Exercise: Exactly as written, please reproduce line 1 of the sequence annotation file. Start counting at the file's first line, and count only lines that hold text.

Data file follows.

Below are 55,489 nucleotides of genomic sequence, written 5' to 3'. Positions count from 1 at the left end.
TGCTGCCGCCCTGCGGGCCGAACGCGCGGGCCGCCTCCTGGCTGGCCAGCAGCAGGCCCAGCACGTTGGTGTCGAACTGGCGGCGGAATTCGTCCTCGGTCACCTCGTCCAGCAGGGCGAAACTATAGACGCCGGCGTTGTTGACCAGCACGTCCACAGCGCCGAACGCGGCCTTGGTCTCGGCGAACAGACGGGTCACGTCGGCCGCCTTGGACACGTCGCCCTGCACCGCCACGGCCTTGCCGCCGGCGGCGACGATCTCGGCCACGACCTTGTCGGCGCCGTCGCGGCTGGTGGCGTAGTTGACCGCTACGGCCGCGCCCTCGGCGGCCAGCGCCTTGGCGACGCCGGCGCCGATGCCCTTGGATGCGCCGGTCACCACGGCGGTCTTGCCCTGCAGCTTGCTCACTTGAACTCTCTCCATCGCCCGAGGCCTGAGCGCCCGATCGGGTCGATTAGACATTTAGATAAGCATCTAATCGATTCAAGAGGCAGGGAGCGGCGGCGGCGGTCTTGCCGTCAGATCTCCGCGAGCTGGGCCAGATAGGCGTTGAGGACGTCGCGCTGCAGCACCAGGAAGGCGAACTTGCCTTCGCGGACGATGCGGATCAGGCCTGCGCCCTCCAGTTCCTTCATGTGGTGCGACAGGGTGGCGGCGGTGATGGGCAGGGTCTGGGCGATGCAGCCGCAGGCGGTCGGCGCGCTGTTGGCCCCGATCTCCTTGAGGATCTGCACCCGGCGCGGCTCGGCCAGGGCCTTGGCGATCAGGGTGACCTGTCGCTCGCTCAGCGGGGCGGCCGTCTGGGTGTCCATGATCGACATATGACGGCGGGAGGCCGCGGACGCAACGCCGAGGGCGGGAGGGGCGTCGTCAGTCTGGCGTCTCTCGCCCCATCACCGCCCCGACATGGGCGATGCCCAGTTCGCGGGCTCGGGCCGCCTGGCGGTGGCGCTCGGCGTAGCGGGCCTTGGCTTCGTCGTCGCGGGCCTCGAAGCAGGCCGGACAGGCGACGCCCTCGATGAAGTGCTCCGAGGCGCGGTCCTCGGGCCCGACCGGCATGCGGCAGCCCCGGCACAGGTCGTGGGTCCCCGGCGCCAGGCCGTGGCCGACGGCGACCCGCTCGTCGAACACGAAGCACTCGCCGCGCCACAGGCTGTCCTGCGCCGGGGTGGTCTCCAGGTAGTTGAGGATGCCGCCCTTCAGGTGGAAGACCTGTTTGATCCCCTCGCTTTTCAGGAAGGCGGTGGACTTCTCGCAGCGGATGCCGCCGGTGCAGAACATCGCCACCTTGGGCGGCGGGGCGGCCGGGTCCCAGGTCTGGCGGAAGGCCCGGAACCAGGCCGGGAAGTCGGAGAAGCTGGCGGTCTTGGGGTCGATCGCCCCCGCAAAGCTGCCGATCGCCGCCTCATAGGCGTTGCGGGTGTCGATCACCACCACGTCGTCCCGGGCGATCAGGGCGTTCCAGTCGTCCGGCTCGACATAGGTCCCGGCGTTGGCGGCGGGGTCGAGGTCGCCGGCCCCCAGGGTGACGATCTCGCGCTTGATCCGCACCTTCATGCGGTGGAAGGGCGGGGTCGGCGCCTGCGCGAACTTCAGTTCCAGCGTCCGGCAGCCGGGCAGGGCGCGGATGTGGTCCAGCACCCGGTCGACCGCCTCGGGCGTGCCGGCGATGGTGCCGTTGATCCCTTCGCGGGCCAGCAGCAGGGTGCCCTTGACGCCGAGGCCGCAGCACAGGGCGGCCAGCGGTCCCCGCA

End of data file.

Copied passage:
Below are 55,489 nucleotides of genomic sequence, written 5' to 3'. Positions count from 1 at the left end.